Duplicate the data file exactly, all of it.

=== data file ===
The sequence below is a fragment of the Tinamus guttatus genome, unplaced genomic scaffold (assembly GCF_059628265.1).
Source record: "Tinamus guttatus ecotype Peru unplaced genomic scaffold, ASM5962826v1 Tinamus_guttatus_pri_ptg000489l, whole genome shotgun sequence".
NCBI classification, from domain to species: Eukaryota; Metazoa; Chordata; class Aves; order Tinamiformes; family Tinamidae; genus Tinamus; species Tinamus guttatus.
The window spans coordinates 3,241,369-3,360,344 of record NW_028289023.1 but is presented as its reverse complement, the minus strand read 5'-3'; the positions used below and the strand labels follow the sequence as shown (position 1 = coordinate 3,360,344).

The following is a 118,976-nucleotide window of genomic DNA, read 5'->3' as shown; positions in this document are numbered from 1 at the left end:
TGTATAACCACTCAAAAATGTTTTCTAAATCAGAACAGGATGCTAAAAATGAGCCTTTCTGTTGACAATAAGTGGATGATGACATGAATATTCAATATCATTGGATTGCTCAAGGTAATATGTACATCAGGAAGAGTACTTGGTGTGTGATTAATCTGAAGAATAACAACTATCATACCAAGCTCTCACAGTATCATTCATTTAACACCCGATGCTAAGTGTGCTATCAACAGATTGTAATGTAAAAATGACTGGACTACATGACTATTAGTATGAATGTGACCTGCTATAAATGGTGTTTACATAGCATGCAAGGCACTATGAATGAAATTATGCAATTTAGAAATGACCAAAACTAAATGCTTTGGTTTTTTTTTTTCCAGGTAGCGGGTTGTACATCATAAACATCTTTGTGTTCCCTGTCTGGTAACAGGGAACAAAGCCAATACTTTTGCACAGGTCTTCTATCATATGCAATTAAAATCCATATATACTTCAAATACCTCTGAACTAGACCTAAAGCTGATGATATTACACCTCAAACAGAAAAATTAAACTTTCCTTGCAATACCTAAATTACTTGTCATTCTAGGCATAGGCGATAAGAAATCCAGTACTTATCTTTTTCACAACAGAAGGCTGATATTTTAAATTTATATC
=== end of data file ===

The sequence below is a fragment of the Tinamus guttatus genome, unplaced genomic scaffold (assembly GCF_059628265.1).
Source record: "Tinamus guttatus ecotype Peru unplaced genomic scaffold, ASM5962826v1 Tinamus_guttatus_pri_ptg000489l, whole genome shotgun sequence".
NCBI classification, from domain to species: Eukaryota; Metazoa; Chordata; class Aves; order Tinamiformes; family Tinamidae; genus Tinamus; species Tinamus guttatus.
The window spans coordinates 3,241,369-3,360,344 of record NW_028289023.1 but is presented as its reverse complement, the minus strand read 5'-3'; the positions used below and the strand labels follow the sequence as shown (position 1 = coordinate 3,360,344).

The following is a 118,976-nucleotide window of genomic DNA, read 5'->3' as shown; positions in this document are numbered from 1 at the left end:
TGTATAACCACTCAAAAATGTTTTCTAAATCAGAACAGGATGCTAAAAATGAGCCTTTCTGTTGACAATAAGTGGATGATGACATGAATATTCAATATCATTGGATTGCTCAAGGTAATATGTACATCAGGAAGAGTACTTGGTGTGTGATTAATCTGAAGAATAACAACTATCATACCAAGCTCTCACAGTATCATTCATTTAACACCCGATGCTAAGTGTGCTATCAACAGATTGTAATGTAAAAATGACTGGACTACATGACTATTAGTATGAATGTGACCTGCTATAAATGGTGTTTACATAGCATGCAAGGCACTATGAATGAAATTATGCAATTTAGAAATGACCAAAACTAAATGCTTTGGTTTTTTTTTTTCCAGGTAGCGGGTTGTACATCATAAACATCTTTGTGTTCCCTGTCTGGTAACAGGGAACAAAGCCAATACTTTTGCACAGGTCTTCTATCATATGCAATTAAAATCCATATATACTTCAAATACCTCTGAACTAGACCTAAAGCTGATGATATTACACCTCAAACAGAAAAATTAAACTTTCCTTGCAATACCTAAATTACTTGTCATTCTAGGCATAGGCGATAAGAAATCCAGTACTTATCTTTTTCACAACAGAAGGCTGATATTTTAAATTTATATC